I’ve had lots of questions about our upcoming opera project ‘Llandovery Castle’ so I’ll use the forum of my blog to attempt some answers.
I welcome your feedback and further inquiry!
Question #1. Why are there 3 male characters in an opera about 14 women?
It’s a great question. I’ll confess I was surprised when Paul Ciufo’s scenes began to emerge. I never really imagined that I would be compelled to write music for the bad guy! But I’ve come to trust my librettist’s dramatic instincts. He understands that opera needs contrast; good theatre requires dramatic ‘chiaroscuro’ and our objective is to shine a light on the un-told story of the healers in the Great War whose model of compassion and perseverance is a beacon in a desperate landscape.
The Nursing Sisters represent the beginning of a sea change for women in Canada because of the gains they made within the hierarchical world of men. They received equal pay as their male counterparts. They were the only women in the war to have military rank as officers, and as a consequence, could vote in federal elections. No other Canadian women had these privileges. But this happened, unfortunately, because they entered the ‘theatre of war’ as equals with men, and if we take men out of the story, it doesn’t make sense.
Even so, Cynthia Toman’s book ‘Sister Soldiers of the Great War’ cautions against falling back on stereotypical notions of nurses ‘as heroines or angels’ or our accepted understanding that the war was ‘a great equalizer of gender, class and imperial–colonial differences.’ Toman’s profoundly detailed research shows a much more diverse and varied experience of war. I was astonished to read that there were trained, female doctors who were turned away from the Canadian Army Medical Corps and had to re-train as nurses in order to serve abroad.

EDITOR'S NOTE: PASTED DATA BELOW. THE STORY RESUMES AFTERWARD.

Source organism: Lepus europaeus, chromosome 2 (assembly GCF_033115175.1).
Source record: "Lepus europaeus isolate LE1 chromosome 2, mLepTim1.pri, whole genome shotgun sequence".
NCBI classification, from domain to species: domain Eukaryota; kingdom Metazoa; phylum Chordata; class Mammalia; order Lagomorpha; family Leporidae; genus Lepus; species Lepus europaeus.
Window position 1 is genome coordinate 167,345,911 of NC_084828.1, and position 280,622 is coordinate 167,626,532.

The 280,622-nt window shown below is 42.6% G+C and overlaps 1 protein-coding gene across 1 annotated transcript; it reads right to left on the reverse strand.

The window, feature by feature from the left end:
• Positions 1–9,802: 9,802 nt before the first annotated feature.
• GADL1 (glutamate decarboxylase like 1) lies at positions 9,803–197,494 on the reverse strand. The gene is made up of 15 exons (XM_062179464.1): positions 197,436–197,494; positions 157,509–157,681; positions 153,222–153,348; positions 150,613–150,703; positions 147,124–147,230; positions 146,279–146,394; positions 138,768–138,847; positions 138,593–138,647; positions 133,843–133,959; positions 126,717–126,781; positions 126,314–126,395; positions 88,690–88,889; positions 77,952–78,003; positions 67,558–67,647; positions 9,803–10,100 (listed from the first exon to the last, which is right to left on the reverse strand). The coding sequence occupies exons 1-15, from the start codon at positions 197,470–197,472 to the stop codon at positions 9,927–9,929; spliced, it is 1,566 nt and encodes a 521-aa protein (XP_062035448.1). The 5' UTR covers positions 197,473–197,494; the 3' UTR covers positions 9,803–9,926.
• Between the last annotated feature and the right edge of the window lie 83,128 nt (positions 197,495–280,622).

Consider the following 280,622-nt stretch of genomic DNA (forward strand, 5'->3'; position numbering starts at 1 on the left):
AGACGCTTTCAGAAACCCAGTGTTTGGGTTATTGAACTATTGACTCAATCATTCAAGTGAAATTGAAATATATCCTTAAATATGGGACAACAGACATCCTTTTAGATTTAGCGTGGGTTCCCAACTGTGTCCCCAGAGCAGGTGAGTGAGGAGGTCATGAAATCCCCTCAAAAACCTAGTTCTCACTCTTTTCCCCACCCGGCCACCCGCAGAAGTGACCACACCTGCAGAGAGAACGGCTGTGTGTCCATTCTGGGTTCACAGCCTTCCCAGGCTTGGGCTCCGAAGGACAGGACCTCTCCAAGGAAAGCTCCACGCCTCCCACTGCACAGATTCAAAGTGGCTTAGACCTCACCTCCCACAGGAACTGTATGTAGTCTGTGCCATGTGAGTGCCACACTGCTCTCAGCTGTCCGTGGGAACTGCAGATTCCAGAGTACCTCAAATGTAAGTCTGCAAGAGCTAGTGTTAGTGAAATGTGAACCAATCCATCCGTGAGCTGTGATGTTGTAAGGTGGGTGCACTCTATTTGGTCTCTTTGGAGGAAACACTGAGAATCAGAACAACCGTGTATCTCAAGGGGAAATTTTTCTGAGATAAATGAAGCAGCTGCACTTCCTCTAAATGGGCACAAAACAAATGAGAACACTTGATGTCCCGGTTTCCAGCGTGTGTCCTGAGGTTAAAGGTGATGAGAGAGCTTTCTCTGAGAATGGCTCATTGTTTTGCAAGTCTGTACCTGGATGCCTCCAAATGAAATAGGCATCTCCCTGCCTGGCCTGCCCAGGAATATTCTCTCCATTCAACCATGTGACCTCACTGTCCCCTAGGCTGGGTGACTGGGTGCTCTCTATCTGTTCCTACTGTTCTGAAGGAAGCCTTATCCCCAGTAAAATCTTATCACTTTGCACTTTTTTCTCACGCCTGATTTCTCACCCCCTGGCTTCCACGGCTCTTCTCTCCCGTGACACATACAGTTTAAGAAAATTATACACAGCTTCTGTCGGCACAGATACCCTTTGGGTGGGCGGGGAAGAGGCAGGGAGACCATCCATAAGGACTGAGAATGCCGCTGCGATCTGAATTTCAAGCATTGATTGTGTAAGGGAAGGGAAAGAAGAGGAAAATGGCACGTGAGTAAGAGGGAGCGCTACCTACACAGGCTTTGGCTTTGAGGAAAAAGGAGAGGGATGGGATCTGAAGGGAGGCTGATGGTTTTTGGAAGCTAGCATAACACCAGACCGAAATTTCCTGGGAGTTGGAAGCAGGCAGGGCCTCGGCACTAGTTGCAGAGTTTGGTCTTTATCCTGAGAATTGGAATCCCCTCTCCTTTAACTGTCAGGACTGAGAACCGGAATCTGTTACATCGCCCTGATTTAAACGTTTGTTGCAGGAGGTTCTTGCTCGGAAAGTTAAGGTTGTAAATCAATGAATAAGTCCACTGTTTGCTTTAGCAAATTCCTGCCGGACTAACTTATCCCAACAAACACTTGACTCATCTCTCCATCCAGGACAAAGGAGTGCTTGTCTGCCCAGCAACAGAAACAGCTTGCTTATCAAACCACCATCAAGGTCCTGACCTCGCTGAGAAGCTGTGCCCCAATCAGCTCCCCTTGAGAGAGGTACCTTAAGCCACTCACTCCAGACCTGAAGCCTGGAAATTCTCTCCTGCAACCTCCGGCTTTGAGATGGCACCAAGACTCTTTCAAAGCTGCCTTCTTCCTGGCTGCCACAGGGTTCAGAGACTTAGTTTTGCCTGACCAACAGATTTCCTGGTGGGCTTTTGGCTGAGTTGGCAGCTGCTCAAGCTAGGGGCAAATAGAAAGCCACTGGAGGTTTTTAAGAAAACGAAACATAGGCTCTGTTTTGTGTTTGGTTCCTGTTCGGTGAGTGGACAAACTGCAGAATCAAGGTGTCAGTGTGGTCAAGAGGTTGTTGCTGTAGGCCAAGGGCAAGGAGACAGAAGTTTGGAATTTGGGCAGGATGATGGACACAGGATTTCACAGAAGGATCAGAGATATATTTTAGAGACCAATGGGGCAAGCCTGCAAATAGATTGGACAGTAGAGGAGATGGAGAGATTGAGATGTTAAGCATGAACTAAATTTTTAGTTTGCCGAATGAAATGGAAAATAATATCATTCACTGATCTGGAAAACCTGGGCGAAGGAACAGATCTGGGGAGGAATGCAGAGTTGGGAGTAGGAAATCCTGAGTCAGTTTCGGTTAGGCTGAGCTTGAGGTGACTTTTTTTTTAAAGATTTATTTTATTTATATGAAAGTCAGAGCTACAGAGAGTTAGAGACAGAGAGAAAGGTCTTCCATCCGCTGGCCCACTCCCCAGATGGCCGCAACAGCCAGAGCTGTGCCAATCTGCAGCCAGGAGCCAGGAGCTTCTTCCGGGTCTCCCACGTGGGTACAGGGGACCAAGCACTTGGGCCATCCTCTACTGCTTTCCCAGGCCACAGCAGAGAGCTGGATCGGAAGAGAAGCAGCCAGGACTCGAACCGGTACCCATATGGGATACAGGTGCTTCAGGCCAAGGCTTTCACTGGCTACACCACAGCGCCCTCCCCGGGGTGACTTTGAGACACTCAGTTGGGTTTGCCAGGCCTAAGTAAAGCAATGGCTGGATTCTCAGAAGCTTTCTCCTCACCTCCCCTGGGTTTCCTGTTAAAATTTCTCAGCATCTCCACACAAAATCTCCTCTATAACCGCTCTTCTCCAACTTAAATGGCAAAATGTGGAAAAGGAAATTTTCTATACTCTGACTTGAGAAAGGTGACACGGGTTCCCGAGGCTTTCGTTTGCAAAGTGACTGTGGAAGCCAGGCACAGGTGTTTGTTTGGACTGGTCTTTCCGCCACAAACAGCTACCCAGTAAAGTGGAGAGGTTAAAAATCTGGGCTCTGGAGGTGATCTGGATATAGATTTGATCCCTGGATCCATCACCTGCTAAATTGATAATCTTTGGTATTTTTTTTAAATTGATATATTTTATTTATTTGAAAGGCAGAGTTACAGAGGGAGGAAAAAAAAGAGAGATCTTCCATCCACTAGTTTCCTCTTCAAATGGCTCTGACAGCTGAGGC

On that fateful night in June 1918, the Canadian hospital ship ‘Llandovery Castle’ sank in the Atlantic and all 14 Nursing Sisters on board died. There were also 80 other medical men on board, and the ship’s crew of 164 men. Out of 258 people on board only 24 men were saved when their life raft was intercepted 36 hours after the torpedo hit. Only these men were left to tell the women’s story.
In Toronto I essentially live in a benevolent fortress where war, inequality, hatred, sexism and suffering are not part of my daily experience. But I am, for whatever reason, the obsessed musical servant of the Llandovery Castle story, charged with illustrating things I abhor, things that grate on my pacifist Mennonite upbringing, and things I don’t understand. The trick will be to strike a balance between re-telling the tale as truthfully as we can, while creating a compelling theatre piece. When things work well, theatre can elevate truth to the status of myth.